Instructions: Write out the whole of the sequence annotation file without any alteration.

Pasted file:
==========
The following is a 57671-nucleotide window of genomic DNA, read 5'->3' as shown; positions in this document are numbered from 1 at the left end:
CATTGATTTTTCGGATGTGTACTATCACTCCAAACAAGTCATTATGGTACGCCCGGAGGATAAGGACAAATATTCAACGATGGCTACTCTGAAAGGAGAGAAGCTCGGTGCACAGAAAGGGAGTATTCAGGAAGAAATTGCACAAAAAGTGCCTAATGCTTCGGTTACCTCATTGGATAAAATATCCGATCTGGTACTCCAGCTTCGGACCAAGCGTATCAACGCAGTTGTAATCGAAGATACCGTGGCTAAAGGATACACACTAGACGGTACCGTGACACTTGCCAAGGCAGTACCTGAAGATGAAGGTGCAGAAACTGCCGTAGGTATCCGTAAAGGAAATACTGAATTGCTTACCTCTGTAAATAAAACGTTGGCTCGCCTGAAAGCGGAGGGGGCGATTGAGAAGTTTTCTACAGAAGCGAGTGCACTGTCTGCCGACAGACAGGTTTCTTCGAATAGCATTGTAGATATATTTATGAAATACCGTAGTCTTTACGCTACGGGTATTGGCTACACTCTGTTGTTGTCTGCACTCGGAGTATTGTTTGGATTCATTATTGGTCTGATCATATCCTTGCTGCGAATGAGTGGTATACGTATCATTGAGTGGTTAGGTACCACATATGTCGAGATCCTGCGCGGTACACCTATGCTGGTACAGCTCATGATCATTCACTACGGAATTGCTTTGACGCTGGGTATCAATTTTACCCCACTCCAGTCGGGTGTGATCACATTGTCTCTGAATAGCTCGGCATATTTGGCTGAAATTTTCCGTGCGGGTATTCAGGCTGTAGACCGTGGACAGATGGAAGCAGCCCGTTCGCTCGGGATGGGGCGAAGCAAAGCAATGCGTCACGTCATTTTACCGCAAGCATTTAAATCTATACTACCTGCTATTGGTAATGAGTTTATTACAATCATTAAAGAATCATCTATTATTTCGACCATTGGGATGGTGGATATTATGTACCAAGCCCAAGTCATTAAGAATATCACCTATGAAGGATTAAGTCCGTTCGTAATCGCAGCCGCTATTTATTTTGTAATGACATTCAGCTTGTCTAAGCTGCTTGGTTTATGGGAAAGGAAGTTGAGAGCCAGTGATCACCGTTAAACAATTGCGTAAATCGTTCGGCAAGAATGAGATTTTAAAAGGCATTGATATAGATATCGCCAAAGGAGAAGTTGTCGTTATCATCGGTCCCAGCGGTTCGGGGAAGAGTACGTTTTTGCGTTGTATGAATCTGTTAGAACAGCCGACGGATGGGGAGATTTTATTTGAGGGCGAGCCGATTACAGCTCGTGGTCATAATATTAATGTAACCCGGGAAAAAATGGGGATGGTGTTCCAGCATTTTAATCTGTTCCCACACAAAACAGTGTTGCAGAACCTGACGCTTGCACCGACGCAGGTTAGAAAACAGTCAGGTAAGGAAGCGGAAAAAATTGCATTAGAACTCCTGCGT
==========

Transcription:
The following is a 57671-nucleotide window of genomic DNA, read 5'->3' as shown; positions in this document are numbered from 1 at the left end:
CATTGATTTTTCGGATGTGTACTATCACTCCAAACAAGTCATTATGGTACGCCCGGAGGATAAGGACAAATATTCAACGATGGCTACTCTGAAAGGAGAGAAGCTCGGTGCACAGAAAGGGAGTATTCAGGAAGAAATTGCACAAAAAGTGCCTAATGCTTCGGTTACCTCATTGGATAAAATATCCGATCTGGTACTCCAGCTTCGGACCAAGCGTATCAACGCAGTTGTAATCGAAGATACCGTGGCTAAAGGATACACACTAGACGGTACCGTGACACTTGCCAAGGCAGTACCTGAAGATGAAGGTGCAGAAACTGCCGTAGGTATCCGTAAAGGAAATACTGAATTGCTTACCTCTGTAAATAAAACGTTGGCTCGCCTGAAAGCGGAGGGGGCGATTGAGAAGTTTTCTACAGAAGCGAGTGCACTGTCTGCCGACAGACAGGTTTCTTCGAATAGCATTGTAGATATATTTATGAAATACCGTAGTCTTTACGCTACGGGTATTGGCTACACTCTGTTGTTGTCTGCACTCGGAGTATTGTTTGGATTCATTATTGGTCTGATCATATCCTTGCTGCGAATGAGTGGTATACGTATCATTGAGTGGTTAGGTACCACATATGTCGAGATCCTGCGCGGTACACCTATGCTGGTACAGCTCATGATCATTCACTACGGAATTGCTTTGACGCTGGGTATCAATTTTACCCCACTCCAGTCGGGTGTGATCACATTGTCTCTGAATAGCTCGGCATATTTGGCTGAAATTTTCCGTGCGGGTATTCAGGCTGTAGACCGTGGACAGATGGAAGCAGCCCGTTCGCTCGGGATGGGGCGAAGCAAAGCAATGCGTCACGTCATTTTACCGCAAGCATTTAAATCTATACTACCTGCTATTGGTAATGAGTTTATTACAATCATTAAAGAATCATCTATTATTTCGACCATTGGGATGGTGGATATTATGTACCAAGCCCAAGTCATTAAGAATATCACCTATGAAGGATTAAGTCCGTTCGTAATCGCAGCCGCTATTTATTTTGTAATGACATTCAGCTTGTCTAAGCTGCTTGGTTTATGGGAAAGGAAGTTGAGAGCCAGTGATCACCGTTAAACAATTGCGTAAATCGTTCGGCAAGAATGAGATTTTAAAAGGCATTGATATAGATATCGCCAAAGGAGAAGTTGTCGTTATCATCGGTCCCAGCGGTTCGGGGAAGAGTACGTTTTTGCGTTGTATGAATCTGTTAGAACAGCCGACGGATGGGGAGATTTTATTTGAGGGCGAGCCGATTACAGCTCGTGGTCATAATATTAATGTAACCCGGGAAAAAATGGGGATGGTGTTCCAGCATTTTAATCTGTTCCCACACAAAACAGTGTTGCAGAACCTGACGCTTGCACCGACGCAGGTTAGAAAACAGTCAGGTAAGGAAGCGGAAAAAATTGCATTAGAACTCCTGCGT